Defendants' final contentions were raised in violation of Supreme Court Rules. At oral argument, this court granted defendants leave to file additional authority in support of their arguments. However, rather than file authorities that supported the arguments made in their brief, defendants made entirely new arguments. Supreme Court Rule 341(e)(7) sets out the requirements for appellants' briefs and provides, in part, "Points not argued are waived and shall not be raised in the reply brief, in oral argument, or on petition for rehearing." It is not appropriate for defendants to raise entirely new arguments in the guise of "additional authority." However, because this is a case of first impression, we will briefly consider the defendants' additional contentions.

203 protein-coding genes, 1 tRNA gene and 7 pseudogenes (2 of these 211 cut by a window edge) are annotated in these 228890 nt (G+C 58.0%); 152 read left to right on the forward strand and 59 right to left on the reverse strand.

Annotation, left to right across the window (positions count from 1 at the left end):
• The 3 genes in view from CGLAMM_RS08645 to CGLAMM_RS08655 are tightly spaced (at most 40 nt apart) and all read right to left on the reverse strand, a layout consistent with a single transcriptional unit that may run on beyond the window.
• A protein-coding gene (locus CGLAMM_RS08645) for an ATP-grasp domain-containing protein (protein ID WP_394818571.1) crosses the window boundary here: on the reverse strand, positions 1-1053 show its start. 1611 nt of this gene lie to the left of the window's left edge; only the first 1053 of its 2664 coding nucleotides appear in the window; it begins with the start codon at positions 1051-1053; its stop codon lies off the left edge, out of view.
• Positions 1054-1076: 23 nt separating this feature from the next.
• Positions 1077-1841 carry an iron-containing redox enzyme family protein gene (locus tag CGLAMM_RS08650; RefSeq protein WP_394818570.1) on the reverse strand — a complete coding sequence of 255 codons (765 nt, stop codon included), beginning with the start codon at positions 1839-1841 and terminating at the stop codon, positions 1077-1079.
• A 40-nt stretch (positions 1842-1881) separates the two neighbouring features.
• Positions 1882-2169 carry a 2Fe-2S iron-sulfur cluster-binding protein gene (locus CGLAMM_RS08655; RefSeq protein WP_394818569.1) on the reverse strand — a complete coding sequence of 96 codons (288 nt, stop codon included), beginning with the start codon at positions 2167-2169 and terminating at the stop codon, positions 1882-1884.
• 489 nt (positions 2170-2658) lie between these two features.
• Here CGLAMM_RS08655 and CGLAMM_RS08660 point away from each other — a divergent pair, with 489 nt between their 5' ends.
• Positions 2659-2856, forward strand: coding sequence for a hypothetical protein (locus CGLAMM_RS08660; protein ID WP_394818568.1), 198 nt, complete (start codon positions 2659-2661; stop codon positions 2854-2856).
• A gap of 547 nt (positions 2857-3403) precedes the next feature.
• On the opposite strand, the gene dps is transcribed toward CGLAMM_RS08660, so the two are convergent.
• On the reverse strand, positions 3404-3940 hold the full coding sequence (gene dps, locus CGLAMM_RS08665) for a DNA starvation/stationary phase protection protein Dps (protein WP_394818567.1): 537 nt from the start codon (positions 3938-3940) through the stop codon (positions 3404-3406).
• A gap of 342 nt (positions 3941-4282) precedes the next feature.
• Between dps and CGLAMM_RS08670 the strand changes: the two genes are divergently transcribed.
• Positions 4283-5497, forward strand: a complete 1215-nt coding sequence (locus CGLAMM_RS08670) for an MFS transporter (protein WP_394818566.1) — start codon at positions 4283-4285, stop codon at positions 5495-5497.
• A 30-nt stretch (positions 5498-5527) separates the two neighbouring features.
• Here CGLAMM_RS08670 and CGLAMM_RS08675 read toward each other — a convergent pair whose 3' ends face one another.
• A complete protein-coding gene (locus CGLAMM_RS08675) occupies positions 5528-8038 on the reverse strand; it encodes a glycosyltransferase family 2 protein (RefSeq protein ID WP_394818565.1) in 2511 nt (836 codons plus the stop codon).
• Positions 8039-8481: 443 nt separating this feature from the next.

Defendants cite three cases. First, they claim Atlantic Mutual Insurance Co. v. McFadden (1992), 413 Mass. 90, 595 N.E.2d 762, is "entirely consistent with the arguments raised by appellant in this appeal." We disagree. The McFadden court determined that leaded paint within a home is not a pollutant. The instant defendants have conceded that mercury is a pollutant. Next, defendants state that the majority of reported cases avoid applying pollution exclusions to personal injury actions. They cite two cases in support of this proposition. Karroll v. Atomergic Chemetals Corp. (1993), 194 A.D.2d 715, 600 N.Y.S.2d 101, is a one paragraph decision that is devoid of any meaningful analysis. Thompson v. Temple (1991), 580 So. 2d 1133, held that a pollution exclusion in a homeowner's policy did not apply to injuries caused by carbon monoxide leaking from a bathroom heater. However, the decision was based on a Louisiana rule of construction that "where there is any doubt about the meaning of an agreement, the court must ascertain the common intention of the parties rather than adhering to the literal sense of the terms." ( Thompson, 580 So. 2d at 1135, quoting Sellers v. Seligman (1985), 463 So. 2d 697, 702.) As previously stated, in Illinois the rule is that the courts will give words in a policy their plain and ordinary meaning and will not search for an ambiguity where there is none. Schnackenberg, 88 Ill. 2d 1, 429 N.E.2d 1203, 57 Ill. Dec. 840.